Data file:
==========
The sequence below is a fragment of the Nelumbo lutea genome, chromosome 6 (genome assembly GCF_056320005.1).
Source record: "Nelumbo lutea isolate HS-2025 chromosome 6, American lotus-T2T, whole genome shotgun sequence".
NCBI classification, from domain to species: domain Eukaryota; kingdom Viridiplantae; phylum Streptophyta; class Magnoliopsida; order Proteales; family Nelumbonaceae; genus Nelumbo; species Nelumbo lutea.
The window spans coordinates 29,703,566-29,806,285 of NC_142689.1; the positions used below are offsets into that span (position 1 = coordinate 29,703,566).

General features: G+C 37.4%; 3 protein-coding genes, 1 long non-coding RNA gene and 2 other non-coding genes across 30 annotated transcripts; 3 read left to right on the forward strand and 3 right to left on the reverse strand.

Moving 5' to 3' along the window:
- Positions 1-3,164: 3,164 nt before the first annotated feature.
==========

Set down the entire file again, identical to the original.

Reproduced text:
The sequence below is a fragment of the Nelumbo lutea genome, chromosome 6 (genome assembly GCF_056320005.1).
Source record: "Nelumbo lutea isolate HS-2025 chromosome 6, American lotus-T2T, whole genome shotgun sequence".
NCBI classification, from domain to species: domain Eukaryota; kingdom Viridiplantae; phylum Streptophyta; class Magnoliopsida; order Proteales; family Nelumbonaceae; genus Nelumbo; species Nelumbo lutea.
The window spans coordinates 29,703,566-29,806,285 of NC_142689.1; the positions used below are offsets into that span (position 1 = coordinate 29,703,566).

General features: G+C 37.4%; 3 protein-coding genes, 1 long non-coding RNA gene and 2 other non-coding genes across 30 annotated transcripts; 3 read left to right on the forward strand and 3 right to left on the reverse strand.

Moving 5' to 3' along the window:
- Positions 1-3,164: 3,164 nt before the first annotated feature.